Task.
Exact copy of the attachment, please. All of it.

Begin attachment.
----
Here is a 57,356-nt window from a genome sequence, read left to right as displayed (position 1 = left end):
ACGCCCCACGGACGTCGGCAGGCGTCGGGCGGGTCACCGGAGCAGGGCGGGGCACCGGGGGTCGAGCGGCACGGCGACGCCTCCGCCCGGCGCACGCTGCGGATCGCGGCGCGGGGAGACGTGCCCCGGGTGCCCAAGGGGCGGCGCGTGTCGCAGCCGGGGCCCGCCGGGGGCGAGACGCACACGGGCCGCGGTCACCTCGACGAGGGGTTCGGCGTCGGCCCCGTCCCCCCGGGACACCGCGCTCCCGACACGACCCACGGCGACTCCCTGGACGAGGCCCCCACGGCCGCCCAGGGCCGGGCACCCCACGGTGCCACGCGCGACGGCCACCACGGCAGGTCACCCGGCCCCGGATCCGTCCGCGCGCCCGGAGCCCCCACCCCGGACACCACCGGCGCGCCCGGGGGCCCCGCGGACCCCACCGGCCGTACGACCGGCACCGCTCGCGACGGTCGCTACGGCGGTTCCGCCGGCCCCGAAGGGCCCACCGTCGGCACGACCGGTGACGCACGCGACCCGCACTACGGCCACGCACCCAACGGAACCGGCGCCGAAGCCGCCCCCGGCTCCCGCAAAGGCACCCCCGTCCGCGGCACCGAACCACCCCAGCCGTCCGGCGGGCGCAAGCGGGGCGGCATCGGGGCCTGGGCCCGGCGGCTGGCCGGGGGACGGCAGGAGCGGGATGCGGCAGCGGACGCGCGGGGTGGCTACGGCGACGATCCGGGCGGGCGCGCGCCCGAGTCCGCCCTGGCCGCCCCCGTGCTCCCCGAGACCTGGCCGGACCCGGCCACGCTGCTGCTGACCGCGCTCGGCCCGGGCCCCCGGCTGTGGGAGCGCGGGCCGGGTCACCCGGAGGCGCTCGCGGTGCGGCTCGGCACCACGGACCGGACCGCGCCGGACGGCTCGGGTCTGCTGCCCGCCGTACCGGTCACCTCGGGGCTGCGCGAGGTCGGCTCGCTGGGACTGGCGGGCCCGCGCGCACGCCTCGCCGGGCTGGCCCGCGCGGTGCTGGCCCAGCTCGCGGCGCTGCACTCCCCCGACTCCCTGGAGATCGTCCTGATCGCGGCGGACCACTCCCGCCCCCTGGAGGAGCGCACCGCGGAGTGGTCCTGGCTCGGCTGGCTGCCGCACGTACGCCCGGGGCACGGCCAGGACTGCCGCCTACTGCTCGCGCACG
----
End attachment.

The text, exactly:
Here is a 57,356-nt window from a genome sequence, read left to right as displayed (position 1 = left end):
ACGCCCCACGGACGTCGGCAGGCGTCGGGCGGGTCACCGGAGCAGGGCGGGGCACCGGGGGTCGAGCGGCACGGCGACGCCTCCGCCCGGCGCACGCTGCGGATCGCGGCGCGGGGAGACGTGCCCCGGGTGCCCAAGGGGCGGCGCGTGTCGCAGCCGGGGCCCGCCGGGGGCGAGACGCACACGGGCCGCGGTCACCTCGACGAGGGGTTCGGCGTCGGCCCCGTCCCCCCGGGACACCGCGCTCCCGACACGACCCACGGCGACTCCCTGGACGAGGCCCCCACGGCCGCCCAGGGCCGGGCACCCCACGGTGCCACGCGCGACGGCCACCACGGCAGGTCACCCGGCCCCGGATCCGTCCGCGCGCCCGGAGCCCCCACCCCGGACACCACCGGCGCGCCCGGGGGCCCCGCGGACCCCACCGGCCGTACGACCGGCACCGCTCGCGACGGTCGCTACGGCGGTTCCGCCGGCCCCGAAGGGCCCACCGTCGGCACGACCGGTGACGCACGCGACCCGCACTACGGCCACGCACCCAACGGAACCGGCGCCGAAGCCGCCCCCGGCTCCCGCAAAGGCACCCCCGTCCGCGGCACCGAACCACCCCAGCCGTCCGGCGGGCGCAAGCGGGGCGGCATCGGGGCCTGGGCCCGGCGGCTGGCCGGGGGACGGCAGGAGCGGGATGCGGCAGCGGACGCGCGGGGTGGCTACGGCGACGATCCGGGCGGGCGCGCGCCCGAGTCCGCCCTGGCCGCCCCCGTGCTCCCCGAGACCTGGCCGGACCCGGCCACGCTGCTGCTGACCGCGCTCGGCCCGGGCCCCCGGCTGTGGGAGCGCGGGCCGGGTCACCCGGAGGCGCTCGCGGTGCGGCTCGGCACCACGGACCGGACCGCGCCGGACGGCTCGGGTCTGCTGCCCGCCGTACCGGTCACCTCGGGGCTGCGCGAGGTCGGCTCGCTGGGACTGGCGGGCCCGCGCGCACGCCTCGCCGGGCTGGCCCGCGCGGTGCTGGCCCAGCTCGCGGCGCTGCACTCCCCCGACTCCCTGGAGATCGTCCTGATCGCGGCGGACCACTCCCGCCCCCTGGAGGAGCGCACCGCGGAGTGGTCCTGGCTCGGCTGGCTGCCGCACGTACGCCCGGGGCACGGCCAGGACTGCCGCCTACTGCTCGCGCACG